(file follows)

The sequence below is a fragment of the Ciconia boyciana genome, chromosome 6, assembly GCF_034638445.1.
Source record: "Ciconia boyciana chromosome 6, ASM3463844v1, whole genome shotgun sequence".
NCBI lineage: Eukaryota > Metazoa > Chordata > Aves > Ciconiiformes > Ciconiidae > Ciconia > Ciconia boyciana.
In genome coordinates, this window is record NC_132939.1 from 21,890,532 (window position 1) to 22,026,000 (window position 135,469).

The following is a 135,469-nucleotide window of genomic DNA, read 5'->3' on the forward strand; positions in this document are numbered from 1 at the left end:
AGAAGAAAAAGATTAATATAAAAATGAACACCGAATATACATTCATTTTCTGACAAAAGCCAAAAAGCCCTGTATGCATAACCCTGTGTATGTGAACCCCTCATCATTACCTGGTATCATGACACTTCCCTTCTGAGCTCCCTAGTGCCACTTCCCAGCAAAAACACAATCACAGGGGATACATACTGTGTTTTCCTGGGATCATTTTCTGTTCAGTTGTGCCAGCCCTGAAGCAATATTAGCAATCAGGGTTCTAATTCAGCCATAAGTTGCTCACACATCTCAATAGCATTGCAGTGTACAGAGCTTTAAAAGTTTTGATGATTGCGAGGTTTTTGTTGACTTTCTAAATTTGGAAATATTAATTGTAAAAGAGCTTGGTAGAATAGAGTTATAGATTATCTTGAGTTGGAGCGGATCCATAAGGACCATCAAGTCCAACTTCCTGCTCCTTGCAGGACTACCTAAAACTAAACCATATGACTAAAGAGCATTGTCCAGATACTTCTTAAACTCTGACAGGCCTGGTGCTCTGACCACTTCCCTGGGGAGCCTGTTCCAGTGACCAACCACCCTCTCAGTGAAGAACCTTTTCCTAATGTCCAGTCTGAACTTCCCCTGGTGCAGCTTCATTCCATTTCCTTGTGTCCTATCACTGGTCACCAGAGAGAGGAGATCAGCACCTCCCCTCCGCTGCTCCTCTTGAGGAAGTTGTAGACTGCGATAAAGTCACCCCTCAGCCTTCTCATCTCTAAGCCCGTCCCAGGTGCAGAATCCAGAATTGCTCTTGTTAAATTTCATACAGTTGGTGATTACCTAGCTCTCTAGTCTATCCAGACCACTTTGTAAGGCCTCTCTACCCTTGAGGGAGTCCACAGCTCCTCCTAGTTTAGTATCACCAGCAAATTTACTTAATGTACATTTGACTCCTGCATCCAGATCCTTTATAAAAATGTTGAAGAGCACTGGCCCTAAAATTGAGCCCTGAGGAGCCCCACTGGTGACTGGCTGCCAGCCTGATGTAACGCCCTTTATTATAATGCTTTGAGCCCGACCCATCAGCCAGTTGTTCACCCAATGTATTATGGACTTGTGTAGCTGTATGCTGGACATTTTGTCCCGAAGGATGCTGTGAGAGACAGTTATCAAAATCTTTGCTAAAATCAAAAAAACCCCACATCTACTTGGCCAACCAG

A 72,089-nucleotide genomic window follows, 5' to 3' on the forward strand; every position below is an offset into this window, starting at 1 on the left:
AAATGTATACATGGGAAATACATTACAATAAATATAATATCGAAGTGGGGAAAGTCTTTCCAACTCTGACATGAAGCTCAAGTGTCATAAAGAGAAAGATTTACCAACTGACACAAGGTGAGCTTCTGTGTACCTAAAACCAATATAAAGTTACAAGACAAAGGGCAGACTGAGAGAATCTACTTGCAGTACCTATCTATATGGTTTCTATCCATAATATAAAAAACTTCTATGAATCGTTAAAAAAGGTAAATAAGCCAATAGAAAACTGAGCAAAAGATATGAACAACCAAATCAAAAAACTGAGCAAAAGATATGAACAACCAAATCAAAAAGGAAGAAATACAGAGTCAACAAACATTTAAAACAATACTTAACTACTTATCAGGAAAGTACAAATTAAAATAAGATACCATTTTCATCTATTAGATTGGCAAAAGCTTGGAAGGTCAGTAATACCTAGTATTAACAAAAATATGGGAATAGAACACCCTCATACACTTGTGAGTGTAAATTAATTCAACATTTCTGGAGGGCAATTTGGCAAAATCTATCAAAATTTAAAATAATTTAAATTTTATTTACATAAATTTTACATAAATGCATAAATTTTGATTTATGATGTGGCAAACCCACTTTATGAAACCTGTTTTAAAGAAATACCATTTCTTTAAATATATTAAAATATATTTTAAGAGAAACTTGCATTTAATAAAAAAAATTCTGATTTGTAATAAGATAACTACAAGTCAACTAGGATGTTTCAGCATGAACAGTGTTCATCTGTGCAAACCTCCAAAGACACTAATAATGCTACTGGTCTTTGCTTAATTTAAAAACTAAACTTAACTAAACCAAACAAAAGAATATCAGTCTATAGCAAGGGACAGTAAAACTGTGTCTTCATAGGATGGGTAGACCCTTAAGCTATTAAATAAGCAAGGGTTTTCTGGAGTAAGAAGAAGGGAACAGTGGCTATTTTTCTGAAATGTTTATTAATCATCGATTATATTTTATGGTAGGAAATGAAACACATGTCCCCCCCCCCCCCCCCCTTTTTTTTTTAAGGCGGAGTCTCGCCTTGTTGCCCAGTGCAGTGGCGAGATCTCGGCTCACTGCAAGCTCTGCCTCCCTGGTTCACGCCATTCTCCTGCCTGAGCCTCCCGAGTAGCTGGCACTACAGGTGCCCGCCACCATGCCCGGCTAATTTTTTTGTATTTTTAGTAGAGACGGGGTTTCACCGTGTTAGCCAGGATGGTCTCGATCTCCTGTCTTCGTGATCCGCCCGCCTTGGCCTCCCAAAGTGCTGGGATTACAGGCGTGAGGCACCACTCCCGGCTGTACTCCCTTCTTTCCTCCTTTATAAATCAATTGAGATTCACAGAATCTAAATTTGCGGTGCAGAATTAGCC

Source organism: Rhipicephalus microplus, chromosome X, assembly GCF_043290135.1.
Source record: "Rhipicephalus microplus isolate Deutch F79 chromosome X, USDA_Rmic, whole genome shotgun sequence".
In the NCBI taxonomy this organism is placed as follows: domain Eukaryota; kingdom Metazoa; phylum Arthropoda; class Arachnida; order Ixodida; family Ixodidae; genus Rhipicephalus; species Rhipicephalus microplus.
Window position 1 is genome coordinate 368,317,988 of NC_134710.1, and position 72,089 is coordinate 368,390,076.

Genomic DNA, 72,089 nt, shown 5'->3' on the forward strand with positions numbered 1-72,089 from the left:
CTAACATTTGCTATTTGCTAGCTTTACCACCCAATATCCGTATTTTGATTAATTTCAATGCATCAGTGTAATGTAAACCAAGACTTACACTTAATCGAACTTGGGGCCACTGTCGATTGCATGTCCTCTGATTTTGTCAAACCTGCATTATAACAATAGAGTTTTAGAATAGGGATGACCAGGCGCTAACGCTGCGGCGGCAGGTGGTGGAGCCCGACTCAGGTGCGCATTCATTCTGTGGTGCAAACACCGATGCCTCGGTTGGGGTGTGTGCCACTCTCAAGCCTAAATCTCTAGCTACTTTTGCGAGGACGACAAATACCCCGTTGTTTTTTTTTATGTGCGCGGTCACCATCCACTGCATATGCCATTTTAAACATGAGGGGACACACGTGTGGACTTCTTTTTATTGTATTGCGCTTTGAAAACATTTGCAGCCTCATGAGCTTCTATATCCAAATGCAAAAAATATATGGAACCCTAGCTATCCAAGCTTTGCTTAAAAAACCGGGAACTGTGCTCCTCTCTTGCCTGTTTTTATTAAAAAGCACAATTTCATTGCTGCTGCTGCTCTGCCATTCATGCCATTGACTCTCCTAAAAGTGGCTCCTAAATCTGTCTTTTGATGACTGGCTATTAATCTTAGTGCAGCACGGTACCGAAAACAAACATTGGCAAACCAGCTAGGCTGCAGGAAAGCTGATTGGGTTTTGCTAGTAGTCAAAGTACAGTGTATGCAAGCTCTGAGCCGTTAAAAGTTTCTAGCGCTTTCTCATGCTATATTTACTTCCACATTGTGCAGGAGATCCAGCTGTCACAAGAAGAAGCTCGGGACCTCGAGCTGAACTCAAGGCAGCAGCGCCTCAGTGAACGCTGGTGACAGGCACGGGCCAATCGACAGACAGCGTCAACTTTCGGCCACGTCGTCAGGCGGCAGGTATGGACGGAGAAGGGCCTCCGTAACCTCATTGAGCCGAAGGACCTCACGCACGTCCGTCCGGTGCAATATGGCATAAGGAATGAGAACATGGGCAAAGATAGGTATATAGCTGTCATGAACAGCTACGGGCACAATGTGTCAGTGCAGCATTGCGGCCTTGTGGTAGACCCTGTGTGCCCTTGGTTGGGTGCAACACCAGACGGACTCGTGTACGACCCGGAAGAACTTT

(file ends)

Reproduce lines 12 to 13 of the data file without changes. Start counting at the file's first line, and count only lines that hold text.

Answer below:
Window position 1 is genome coordinate 368,317,988 of NC_134710.1, and position 72,089 is coordinate 368,390,076.

Genomic DNA, 72,089 nt, shown 5'->3' on the forward strand with positions numbered 1-72,089 from the left: